There is only one degree of separation between me and David Kato, a gay man from Uganda who was brutally murdered in January for defending his human right to be gay. I am not Ugandan, nor am I gay, nor even male. I am a college student, but I never learned about him in my coursework. I never met David when he was alive, but I still cried when I learned of his violent death on Jan. 26, 2011.
I was introduced to David Kato while working as the student assistant for Colby’s Oak Institute for the Study of International Human Rights. My job was to read and file applications for the fall 2011 Oak Fellowship, a program that brings a human rights activist to Colby for a semester every year. It is a unique opportunity: Colby gets to learn from a front-line activist, and the Oak Fellow receives a generous stipend and a six-month respite from exhausting and often dangerous work. To qualify, candidates must demonstrate a substantial degree of personal risk in their profession; many of our fellows have been blacklisted, arrested, threatened, tortured, or forced to relocate.
David Kato had applied for our fellowship. The Oak Institute staff read his application in early January, just weeks before he was murdered. David was an openly gay activist living in Kampala, Uganda’s capital. Life had become increasingly dangerous for David and his colleagues since the introduction of Uganda’s Anti-Homosexuality Bill in March 2009. The legislation criminalizes homosexuality by sentencing suspected homosexuals to life imprisonment; “repeat offenders” may even receive the death penalty. To make matters worse for David, in October 2010 a popular newspaper released the names and addresses of suspected homosexuals under the headline “Hang Them: 100 Pictures of Uganda’s Top Homos Leak.” David was killed three months later when a man sneaked into his home and beat him to death with a hammer.
This is not an incident that we can isolate to Uganda.
Three American evangelicals—Scott Lively, Caleb Lee Brundidge, and Don Schmierer—held a conference in Uganda in March 2009. The men spoke of the threat homosexuals pose to the future of Uganda; they warned against the “hidden and dark gay agenda” that threatens family values, recruits children directly from school, and seeks to introduce a culture of sexual promiscuity. David Bahati, a member of parliament who attended the conference, introduced the Anti-Homosexuality Bill one month later.
Can we deny the connection between the evangelicals’ visit and the introduction of a bill that has endangered countless gay, lesbian, and transgender Ugandans? We each have beliefs that we hold with great conviction, but what if our words become lethal to those who hear our sermons? Americans have traveled to countries like Uganda—poor, developing, Third World—since the era of colonialism. We’ve served as missionaries, Peace Corps volunteers, humanitarian aid workers, students, and tourists. We are not neutral visitors, yet it is rare that we believe our work accomplishes anything but good.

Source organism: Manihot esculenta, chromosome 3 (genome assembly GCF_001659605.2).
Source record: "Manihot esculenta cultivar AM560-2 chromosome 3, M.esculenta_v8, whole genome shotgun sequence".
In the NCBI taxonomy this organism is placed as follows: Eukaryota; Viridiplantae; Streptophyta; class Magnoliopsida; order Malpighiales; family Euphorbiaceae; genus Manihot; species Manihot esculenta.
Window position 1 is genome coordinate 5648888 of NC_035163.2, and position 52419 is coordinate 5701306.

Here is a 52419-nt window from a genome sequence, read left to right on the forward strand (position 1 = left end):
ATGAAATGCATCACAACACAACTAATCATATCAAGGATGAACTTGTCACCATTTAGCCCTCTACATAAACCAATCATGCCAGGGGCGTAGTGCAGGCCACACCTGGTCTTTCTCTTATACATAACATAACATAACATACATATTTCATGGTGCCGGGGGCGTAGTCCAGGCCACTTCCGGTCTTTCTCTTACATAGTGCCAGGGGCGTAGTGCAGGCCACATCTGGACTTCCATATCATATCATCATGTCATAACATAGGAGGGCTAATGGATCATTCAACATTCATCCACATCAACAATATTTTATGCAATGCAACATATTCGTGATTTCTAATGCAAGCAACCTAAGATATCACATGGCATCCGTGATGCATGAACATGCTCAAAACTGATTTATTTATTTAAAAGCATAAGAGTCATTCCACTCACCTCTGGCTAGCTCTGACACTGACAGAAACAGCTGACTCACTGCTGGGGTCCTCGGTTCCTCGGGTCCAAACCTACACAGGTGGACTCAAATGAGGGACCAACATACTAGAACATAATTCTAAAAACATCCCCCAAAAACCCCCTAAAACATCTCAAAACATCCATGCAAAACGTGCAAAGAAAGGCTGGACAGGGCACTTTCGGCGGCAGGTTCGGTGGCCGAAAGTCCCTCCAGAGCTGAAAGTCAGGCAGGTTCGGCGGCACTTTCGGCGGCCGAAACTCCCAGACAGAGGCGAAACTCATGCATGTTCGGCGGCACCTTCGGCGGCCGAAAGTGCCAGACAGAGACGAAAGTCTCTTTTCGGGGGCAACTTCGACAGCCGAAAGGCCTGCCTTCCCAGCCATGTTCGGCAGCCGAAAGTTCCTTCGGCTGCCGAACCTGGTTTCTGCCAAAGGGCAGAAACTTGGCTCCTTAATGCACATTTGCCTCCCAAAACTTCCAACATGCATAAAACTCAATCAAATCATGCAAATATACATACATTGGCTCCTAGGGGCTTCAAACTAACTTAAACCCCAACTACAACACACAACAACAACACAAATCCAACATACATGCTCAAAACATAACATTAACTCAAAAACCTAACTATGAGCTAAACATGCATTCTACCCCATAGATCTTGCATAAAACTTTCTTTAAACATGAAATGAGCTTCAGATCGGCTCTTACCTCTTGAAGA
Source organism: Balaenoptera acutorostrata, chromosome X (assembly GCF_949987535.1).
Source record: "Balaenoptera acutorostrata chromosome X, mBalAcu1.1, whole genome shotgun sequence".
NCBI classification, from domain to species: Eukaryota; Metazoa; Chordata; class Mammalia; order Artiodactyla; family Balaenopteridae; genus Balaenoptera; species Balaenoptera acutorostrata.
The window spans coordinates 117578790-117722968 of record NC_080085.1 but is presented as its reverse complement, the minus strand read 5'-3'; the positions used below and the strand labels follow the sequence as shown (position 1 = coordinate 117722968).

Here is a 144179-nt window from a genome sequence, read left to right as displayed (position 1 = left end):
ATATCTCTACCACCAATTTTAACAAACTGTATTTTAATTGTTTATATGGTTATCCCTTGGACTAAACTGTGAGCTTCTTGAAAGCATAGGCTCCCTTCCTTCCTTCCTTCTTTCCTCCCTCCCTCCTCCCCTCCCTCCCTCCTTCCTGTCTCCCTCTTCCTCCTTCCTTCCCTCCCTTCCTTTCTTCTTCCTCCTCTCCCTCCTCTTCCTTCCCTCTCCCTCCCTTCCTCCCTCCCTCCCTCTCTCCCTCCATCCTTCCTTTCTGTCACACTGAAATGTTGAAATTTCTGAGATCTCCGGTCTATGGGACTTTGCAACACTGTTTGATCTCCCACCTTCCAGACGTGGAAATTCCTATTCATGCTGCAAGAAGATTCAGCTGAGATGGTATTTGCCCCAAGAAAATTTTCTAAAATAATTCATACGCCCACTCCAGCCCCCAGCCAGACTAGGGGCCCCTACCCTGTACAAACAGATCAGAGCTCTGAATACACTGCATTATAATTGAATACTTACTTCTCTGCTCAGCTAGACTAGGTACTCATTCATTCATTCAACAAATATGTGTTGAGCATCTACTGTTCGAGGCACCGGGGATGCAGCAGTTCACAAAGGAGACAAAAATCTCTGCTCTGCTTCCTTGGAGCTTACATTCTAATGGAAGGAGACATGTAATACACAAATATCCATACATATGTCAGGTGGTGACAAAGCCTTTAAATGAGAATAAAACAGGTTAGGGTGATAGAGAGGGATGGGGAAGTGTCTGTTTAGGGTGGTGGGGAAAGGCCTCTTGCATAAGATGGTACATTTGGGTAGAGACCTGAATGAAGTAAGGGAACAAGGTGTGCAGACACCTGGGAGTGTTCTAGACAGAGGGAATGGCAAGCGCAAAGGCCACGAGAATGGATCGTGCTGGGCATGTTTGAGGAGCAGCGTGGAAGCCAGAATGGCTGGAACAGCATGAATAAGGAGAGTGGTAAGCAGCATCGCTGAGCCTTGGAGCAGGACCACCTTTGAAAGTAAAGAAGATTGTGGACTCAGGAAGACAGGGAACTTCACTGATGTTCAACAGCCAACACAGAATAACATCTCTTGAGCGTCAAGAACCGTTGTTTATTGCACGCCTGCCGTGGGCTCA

Now I am connected to David through Val Kalende, a lesbian rights activist and close friend of David who visited Colby at the beginning of April. She urged us to be a part of the movement she and David began and to fight against similar legislation cropping up in Malawi and Burundi. She sees hope in Uganda; David’s death brought an onslaught of international pressure that suspended the Anti-Homosexuality Bill indefinitely.
But we are once again confronted with the frightening influence Americans export abroad. As early as 1822, with its first graduating class, the College began sending missionaries and teachers overseas. Now Colby’s network encompasses a wide range of people: international aid workers, academics, journalists, rights advocates. We share opinions, and we disagree. We are engaged; we turn our attention abroad when we travel or read the news. We live in relative peace at home and at work, but we have a limited consciousness of the impact our lives have on others within our personal sphere of influence.
We are influential; we are not powerless. Last year I never would have guessed that I would be a public advocate for LGBT rights in Uganda. But now I (we!) know David, who had wanted to spend the fall recuperating at our lovely college. I feel an obligation to David to do everything I can to ensure that his story becomes a powerful narrative for change and activism. A handful of voices caused his death; perhaps a handful of casual advocates can save the rest.
If you share David’s conviction that homosexuals everywhere deserve to live in peace, please join the movement. But be mindful of your power. You have more than you may think.